THE CRUMBLING, 17-STORY FAÇADE of Chungking Mansions contrasts sharply with the high-end boutiques and restaurants that surround the five-tower complex. Air conditioners jut from the towers' windows at intervals, dripping water that stains the concrete walls beneath them. On the sidewalk, aggressive touts, many from South Asia, do their best to entice passersby to enter the Mansions and change money or enjoy a quick meal. Most walkers shrug off these advances and give the building a wide berth as they keep moving toward their intended destination. Those who venture inside can find the intensity overwhelming, as I discovered during a trip in 2005 when I went in search of an Indian restaurant my guidebook praised. I was unprepared for the extreme claustrophobia I experienced in the chaotic hallways, although I resisted the urge to abandon my quest and exit the building immediately. Even by the standards of bustling Hong Kong, Chungking Mansions gives new meaning to the word "crowded." The complex is home to dozens of small restaurants and guesthouses (the latter providing lodging to almost 4,000 impoverished migrants and backpackers every night), as well as countless small businesses and wholesalers that serve traders from Africa and South Asia. In Ghetto at the Center of the World, anthropologist Gordon Mathews asserts that it is "the most globalized building in the world."
On the "Golden Mile" of Nathan Road, at the tip of Hong Kong's Kowloon Peninsula, Chungking Mansions is, in many ways, a world unto itself. As Mathews says, in the eyes of many Hong Kong locals, Chungking Mansions "is in Hong Kong, but it is not of Hong Kong." Though it stands in close proximity to several of Kowloon's upscale tourist locales (notably the Peninsula Hotel, which serves lavish afternoon teas and offers rooms for upwards of $400 per night), fearful residents and skittish visitors treat the complex as a no-go zone. With a reputation for drug, theft, and prostitution problems, Chungking Mansions appears to be "an alien island of the developing world lying in Hong Kong's heart."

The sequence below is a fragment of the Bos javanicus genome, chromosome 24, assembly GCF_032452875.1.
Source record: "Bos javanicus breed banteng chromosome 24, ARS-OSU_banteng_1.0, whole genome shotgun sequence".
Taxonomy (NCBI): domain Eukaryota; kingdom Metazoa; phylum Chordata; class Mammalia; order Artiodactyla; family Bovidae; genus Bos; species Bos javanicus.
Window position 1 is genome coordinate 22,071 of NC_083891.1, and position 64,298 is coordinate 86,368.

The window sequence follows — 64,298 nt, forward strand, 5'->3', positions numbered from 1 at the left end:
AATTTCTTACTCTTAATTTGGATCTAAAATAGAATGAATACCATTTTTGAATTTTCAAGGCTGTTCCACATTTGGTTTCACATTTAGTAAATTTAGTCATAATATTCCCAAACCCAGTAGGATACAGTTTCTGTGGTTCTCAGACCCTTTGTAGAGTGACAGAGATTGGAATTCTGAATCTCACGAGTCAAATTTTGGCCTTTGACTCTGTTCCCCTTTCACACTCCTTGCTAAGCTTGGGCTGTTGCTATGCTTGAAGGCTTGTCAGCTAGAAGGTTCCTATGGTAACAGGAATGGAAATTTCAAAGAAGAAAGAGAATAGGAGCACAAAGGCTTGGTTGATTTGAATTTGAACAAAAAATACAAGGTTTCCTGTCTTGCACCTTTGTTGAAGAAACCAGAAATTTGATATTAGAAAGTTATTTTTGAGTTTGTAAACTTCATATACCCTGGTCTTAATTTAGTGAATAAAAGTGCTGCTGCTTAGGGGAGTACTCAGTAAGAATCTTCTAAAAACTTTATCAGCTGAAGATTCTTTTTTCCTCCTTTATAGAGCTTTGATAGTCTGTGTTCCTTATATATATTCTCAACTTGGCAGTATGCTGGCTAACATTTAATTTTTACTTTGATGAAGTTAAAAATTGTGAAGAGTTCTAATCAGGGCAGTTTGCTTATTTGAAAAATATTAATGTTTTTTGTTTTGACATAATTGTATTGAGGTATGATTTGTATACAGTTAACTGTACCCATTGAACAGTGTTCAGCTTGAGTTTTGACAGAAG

Constructed in 1961 as a complex of residential and commercial spaces, Chungking Mansions had a mixed reputation in its early days. Some locals remember it as a high-class place that boasted a shopping mall, with escalators and a nightclub, and housed a few local celebrities and British Army officers in the apartments above. Others describe it to Mathews as already "a dump" by the mid-1960s. Built of low-quality concrete that was typical of still-developing Hong Kong at that time, Chungking Mansions did not age well. The exterior grew stained and weather-beaten, and the electrical system within the complex quickly became insufficient for the building's needs. By the 1970s, Chungking Mansions was renowned among backpackers for its cheap guesthouses, while Hong Kong residents viewed the Mansions' increasingly dodgy atmosphere with wariness.
Then, in 1988, a Danish tourist died while trying to escape a fire. The incident called attention to the complex's dilapidated and unsafe conditions, which led to several rounds of refurbishments and upgrades. However, the building retains a dingy, seedy quality that has been impossible to renovate away. When the Western backpacker trade fell off a bit in recent years, new waves of tourists and long-term visitors filled the void; at present, the guesthouses largely cater to a mix of South Asian, African, and mainland Chinese clientele.